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Have your say on a new political map for Vale of White Horse District Council

9 July 2024

New boundaries are being proposed for council wards in Vale of White Horse.

The Local Government Boundary Commission wants to hear what residents and local organisations think about the proposals. A 10-week consultation on the proposals will run until 16 September 2024.

Proposed wards for Vale of White HorseCredit: contains Ordnance Survey data (c) Crown copyright and database rights 2023. High resolution map available on the Boundary Commission website.

The Commission is the independent body that draws these boundaries. It is reviewing Vale of White Horse to make sure councillors will represent about the same number of electors, and that ward arrangements will help the council work effectively.

The Commission has published proposals for changes to Vale of White Horse. It is proposing that there should be 39 councillors, with 5 three-member, 9 two-member and 6 single-member wards.

Proposed changes include:

  • Abingdon will now have 3 three-member wards, instead of 5 two-member wards 
  • Faringdon and Stanford will now be together in a larger three-member ward

Launching the consultation Professor Colin Mellors, Chair of the Commission, said:

“We want people in Vale of White Horse to help us.

We have drawn up proposals for new wards in Vale of White Horse. We want to make sure these new electoral arrangements reflect communities. We also want them to be easy to understand and convenient for local people.

Residents and local organisations can help us do that. We would like them to let us know whether they agree with our proposals before we take final decisions.

It’s easy to get involved. Go to our website. Or you can e-mail or write to us.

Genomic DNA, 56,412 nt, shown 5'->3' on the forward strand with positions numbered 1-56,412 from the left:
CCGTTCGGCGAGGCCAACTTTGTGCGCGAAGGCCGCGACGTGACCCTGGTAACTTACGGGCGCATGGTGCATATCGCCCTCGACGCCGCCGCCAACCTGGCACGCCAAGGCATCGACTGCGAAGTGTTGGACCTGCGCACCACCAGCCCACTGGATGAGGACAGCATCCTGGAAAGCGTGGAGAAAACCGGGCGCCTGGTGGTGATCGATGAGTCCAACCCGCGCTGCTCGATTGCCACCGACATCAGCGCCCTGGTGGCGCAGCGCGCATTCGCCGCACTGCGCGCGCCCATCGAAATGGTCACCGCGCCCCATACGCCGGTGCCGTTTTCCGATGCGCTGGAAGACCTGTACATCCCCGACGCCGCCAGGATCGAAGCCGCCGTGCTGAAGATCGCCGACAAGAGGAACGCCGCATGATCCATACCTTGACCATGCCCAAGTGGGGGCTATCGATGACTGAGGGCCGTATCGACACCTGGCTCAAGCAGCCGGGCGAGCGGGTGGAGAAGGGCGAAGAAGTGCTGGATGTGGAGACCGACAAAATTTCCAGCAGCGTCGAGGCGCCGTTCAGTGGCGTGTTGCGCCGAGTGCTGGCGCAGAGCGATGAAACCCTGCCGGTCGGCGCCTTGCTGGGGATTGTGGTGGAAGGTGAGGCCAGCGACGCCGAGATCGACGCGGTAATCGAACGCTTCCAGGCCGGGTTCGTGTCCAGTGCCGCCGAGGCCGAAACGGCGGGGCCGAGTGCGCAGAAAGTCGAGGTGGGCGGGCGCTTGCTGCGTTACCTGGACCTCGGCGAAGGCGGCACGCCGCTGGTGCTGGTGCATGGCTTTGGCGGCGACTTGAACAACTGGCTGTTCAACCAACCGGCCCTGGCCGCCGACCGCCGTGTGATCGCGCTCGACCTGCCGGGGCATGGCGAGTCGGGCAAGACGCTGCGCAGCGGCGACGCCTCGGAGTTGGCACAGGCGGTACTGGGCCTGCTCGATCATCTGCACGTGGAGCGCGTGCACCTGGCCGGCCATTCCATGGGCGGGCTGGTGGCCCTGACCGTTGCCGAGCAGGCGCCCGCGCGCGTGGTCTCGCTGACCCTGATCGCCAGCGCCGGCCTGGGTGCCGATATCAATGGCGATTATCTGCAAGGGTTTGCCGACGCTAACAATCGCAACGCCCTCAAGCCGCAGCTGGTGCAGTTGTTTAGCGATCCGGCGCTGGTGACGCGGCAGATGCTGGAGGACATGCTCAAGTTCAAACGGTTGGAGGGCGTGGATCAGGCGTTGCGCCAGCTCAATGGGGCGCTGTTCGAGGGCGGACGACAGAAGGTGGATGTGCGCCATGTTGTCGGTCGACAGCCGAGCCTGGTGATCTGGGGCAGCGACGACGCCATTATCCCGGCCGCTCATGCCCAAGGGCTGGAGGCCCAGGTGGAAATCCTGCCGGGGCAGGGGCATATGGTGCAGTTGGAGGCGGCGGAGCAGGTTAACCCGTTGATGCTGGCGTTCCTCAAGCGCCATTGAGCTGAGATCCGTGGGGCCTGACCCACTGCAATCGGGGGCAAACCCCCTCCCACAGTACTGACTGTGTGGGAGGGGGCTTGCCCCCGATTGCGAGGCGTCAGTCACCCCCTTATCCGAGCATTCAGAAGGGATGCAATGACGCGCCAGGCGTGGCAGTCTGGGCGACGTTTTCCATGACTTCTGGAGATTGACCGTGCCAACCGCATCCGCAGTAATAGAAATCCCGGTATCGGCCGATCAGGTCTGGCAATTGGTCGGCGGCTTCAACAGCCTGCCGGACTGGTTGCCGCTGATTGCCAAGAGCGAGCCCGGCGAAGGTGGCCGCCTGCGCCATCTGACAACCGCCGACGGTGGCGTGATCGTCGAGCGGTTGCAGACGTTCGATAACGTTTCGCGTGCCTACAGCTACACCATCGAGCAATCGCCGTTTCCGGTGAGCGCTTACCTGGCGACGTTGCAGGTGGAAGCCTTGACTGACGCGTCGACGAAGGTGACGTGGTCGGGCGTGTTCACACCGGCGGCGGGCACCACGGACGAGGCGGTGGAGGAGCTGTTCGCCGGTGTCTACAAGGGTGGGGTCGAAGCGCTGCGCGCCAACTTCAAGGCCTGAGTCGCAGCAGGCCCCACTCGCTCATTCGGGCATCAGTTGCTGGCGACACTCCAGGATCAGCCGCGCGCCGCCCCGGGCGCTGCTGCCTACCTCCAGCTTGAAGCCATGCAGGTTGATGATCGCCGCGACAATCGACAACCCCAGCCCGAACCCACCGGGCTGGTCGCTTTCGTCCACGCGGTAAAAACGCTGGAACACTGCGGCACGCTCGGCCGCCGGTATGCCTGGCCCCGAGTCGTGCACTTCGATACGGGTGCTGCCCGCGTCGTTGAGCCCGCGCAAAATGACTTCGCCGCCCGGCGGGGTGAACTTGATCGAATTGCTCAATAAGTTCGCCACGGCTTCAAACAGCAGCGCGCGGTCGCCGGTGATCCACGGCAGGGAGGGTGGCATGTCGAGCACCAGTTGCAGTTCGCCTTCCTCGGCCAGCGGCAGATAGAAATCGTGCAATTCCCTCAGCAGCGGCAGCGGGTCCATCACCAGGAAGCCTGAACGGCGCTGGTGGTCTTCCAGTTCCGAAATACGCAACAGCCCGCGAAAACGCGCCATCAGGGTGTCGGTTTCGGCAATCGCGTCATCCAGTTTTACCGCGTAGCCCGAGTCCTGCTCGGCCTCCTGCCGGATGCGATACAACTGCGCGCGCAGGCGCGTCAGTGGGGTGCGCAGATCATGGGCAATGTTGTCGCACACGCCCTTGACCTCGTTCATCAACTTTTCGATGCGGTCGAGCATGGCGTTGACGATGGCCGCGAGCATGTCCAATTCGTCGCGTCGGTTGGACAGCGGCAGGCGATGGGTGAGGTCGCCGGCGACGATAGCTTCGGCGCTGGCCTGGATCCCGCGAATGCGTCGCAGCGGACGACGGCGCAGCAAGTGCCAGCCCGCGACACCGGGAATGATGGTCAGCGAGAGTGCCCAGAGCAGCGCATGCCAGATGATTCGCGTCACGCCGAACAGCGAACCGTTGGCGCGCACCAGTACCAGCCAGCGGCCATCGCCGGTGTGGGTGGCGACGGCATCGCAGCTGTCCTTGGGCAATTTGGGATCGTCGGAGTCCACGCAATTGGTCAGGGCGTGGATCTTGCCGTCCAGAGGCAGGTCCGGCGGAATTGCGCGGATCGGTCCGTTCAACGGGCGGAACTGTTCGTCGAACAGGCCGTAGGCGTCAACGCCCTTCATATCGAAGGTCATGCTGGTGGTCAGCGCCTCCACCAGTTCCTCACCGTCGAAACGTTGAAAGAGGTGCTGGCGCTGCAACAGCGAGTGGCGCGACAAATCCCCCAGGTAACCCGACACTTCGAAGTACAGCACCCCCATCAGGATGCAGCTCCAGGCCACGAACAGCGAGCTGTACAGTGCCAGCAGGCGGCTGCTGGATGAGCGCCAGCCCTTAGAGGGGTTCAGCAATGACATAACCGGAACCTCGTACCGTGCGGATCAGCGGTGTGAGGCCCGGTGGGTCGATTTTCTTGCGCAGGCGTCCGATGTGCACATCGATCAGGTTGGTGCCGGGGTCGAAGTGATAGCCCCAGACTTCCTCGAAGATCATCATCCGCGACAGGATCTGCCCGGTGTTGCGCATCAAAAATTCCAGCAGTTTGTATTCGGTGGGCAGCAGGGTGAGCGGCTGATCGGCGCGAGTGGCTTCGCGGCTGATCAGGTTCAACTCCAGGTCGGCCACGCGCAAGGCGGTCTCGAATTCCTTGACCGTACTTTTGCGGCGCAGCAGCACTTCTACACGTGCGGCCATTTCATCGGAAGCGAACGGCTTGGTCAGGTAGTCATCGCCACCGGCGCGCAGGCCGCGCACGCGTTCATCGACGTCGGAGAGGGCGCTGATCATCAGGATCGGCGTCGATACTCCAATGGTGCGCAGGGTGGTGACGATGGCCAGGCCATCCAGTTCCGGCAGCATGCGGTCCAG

Just tell us what you think and give us some details why you think that. It’s really simple, so do get involved”

The Commission has a dedicated section on its website where people can see the detail of the proposals and comment on the names of wards and their boundaries.

People can also give their views by e-mail at, and by post – Review Officer (Vale), LGBCE, PO Box 133, Blyth, NE24 9FE

Notes to editors:

This consultation relates to arrangements for local government elections. It is separate from the review of parliamentary constituencies that has recently concluded.

For further information contact the Commission’s press office on 0330 500 1525 / 1250 or email

An interactive map is available on the Boundary Commission website.

The Local Government Boundary Commission for England is an independent body accountable to Parliament. It recommends fair electoral and boundary arrangements for local authorities in England. In doing so, it aims to:

  • Make sure that, within an authority, each councillor represents a similar number of electors
  • Create boundaries that are appropriate, and reflect community ties and identities
  • Deliver reviews informed by local needs, views and circumstances